Case Study - Restoring an Intel System 80/10

A horizontal ribbon.

Introduction

This is the story of my work to bring an Intel System 80/10 up and running under the CP/M-80 Operating System on 5.25-inch FDDs. This machine consists of three multibus boards: iSBC 80/10 CPU, iSBC 064 64K RAM and iSBC 208 DSDD FDC.

The Hardware Reference Manual (HRF) for the System 80/10 I have is Intel Order Number 9800316B.
The Hardware Reference Manual (HRF) for the iSBC 064 I have is Intel Order Number 9800488B.
The Hardware Reference Manual (HRF) for the iSBC 208 I have is Intel Order Number 143078-001.

To do this I had:
1) An unknown iSBC 80/10 CPU (Picture).
2) An unknown iSBC 064 64K RAM (Picture).
3) An unknown iSBC 208 DSDD FDC (Picture).
4) A unknown 7-slot multibus card cage.
5) An known good ATX Power Supply.
6) A known good 5.25-inch dual FDD 360K drive set.
7) The manuals listed above.
8) Two unknown 2708 EPROMs on the iSBC 80/10.
9) Known good bootable CP/M-80 media.

I had no idea of the condition of any of these boards or the card cage. I needed to test them all.

Card Cage and Power Supply

I needed to get a card cage powered, add a power switch, a reset switch, and a power LED on it. I modified a 3-slot cage with the power supply wires soldered directly to the card cage backplane. This is shown here. After some rethinking I modified it to be modular using a Molex connector to replace the ATX connector. Later I modified a 7-slot cage as shown here. I now had two card cages and a power supply that worked together. All voltages checked out correct on the multibus connectors.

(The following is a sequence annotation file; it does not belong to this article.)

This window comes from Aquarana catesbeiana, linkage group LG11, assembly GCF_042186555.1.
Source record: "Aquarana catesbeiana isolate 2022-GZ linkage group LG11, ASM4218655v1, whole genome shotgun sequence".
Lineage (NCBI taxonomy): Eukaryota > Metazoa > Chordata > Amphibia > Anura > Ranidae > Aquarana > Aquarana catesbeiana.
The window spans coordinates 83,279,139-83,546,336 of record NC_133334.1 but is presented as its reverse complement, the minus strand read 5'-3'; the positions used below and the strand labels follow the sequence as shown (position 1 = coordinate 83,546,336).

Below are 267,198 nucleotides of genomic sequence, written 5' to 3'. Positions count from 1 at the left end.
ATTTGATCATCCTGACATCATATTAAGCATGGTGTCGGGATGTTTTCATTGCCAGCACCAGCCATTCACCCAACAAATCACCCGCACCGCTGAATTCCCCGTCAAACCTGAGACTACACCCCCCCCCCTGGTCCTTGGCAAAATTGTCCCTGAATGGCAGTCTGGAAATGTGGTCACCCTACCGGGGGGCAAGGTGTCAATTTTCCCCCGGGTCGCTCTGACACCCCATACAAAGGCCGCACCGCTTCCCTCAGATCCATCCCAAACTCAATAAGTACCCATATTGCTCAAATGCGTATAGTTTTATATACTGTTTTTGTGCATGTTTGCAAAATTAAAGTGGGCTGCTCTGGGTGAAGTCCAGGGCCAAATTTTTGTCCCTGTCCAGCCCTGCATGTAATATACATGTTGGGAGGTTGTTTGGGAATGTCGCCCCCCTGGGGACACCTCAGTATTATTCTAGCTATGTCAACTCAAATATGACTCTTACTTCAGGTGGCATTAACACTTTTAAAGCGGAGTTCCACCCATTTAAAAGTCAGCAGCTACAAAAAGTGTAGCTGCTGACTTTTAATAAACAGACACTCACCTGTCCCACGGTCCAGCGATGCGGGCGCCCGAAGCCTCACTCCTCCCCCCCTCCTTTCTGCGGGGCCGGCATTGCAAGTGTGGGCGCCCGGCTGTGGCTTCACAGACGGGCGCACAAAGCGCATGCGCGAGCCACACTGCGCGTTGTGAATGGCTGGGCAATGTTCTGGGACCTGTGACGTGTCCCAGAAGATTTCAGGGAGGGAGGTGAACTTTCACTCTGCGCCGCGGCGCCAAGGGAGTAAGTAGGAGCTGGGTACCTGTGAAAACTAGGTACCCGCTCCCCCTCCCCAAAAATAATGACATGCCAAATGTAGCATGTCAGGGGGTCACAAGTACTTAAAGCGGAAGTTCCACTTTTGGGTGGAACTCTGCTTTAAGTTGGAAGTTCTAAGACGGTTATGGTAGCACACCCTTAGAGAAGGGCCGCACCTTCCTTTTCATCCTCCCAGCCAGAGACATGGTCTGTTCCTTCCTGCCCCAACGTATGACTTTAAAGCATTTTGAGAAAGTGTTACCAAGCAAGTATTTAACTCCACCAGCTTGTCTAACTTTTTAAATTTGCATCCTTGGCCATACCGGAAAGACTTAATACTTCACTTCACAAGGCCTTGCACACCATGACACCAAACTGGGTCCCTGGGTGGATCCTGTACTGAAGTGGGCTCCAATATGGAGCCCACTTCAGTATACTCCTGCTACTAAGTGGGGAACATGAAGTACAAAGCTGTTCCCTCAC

I have rethought the replacement of the ATX power connector. I now have a supply of ATX power sockets to make this connection, thus not having to modify the ATX power supply. I need to get some protoboard with a hole grid at 0.156 centers to use to mount the ATX power connectors to the card cage. The pins on the ATX sockets are very weak!

Power supply was good!
Both multibus card cages were good!

iSBC 80/10 CPU Board [1975]

I used the original Monitor ROMs on the iSBC 80/10 to test it. It gave me a "." prompt. The source code for this Monitor is here. I had to work through the "standard" RS-232 configurations to get connectivity to my desktop via a terminal emulator program.

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Cross Development Tools

I needed to be able to do 8080/8085 cross development on my Windows 7 machine. These cross-assemblers and other tools are discussed here. I used these tools to assemble and build ROM images of Intel Monitors and develop my own Monitors for the iSBC 80/10 CPU board.

Monitor Mon80v40 Software

I did not have the capability to read or write the 2708 EPROMS. These require many voltages and are not worth the effort. I wanted to be able to run a Monitor in one 2732 EPROM. I modified the iSBC 80/10 remove the odd 2708 voltages from A23 and bring up the two additional address lines from A42, the decoder for the ROM CS lines. This makes socket A23 a 2732 capable socket.